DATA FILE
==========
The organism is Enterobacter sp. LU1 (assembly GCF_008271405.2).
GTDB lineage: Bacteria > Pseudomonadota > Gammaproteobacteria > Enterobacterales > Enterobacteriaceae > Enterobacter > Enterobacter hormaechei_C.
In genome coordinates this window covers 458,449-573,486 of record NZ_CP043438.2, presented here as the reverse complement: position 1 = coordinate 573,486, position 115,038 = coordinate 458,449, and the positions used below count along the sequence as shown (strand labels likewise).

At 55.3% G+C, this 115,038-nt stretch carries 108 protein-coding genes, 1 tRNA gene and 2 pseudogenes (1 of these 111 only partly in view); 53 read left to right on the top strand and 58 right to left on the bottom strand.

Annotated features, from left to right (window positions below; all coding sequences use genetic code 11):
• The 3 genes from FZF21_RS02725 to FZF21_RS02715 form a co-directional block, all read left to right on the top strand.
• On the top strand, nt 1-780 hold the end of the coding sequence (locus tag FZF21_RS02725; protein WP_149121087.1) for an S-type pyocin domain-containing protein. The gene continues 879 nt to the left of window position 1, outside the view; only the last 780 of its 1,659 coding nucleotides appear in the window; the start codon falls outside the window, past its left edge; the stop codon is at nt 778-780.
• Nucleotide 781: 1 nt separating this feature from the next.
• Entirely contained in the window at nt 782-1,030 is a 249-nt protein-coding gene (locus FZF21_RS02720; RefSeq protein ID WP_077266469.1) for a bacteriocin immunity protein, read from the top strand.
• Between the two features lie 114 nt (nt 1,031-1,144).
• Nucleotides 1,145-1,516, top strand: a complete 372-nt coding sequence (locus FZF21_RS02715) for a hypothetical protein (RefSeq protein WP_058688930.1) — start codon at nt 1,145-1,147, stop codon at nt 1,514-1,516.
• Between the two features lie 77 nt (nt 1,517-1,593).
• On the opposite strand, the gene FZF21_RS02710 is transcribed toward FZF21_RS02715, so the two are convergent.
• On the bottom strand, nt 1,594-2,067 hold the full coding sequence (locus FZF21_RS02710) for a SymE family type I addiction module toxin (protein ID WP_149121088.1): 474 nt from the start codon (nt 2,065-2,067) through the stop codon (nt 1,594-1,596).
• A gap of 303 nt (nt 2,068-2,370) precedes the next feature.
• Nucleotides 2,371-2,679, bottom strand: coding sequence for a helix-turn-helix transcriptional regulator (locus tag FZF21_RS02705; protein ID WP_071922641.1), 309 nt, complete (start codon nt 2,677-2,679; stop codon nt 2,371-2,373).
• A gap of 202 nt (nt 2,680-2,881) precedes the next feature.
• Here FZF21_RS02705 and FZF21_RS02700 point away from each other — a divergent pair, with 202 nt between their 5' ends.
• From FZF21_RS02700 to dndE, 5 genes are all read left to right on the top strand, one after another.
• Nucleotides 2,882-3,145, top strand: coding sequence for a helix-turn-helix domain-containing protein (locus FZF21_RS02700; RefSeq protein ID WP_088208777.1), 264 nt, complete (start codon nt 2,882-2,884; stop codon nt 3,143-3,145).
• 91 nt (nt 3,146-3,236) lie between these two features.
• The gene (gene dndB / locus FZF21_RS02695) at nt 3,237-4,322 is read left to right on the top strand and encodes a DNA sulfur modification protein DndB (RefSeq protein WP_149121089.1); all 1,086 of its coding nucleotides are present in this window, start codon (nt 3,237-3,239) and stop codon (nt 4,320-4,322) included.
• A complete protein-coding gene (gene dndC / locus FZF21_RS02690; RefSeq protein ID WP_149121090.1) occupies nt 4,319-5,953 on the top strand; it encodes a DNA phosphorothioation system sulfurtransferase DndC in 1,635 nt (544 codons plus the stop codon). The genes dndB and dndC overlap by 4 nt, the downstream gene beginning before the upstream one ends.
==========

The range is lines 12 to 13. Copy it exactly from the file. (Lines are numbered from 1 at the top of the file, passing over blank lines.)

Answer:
• Between the two features lie 77 nt (nt 1,517-1,593).
• On the opposite strand, the gene FZF21_RS02710 is transcribed toward FZF21_RS02715, so the two are convergent.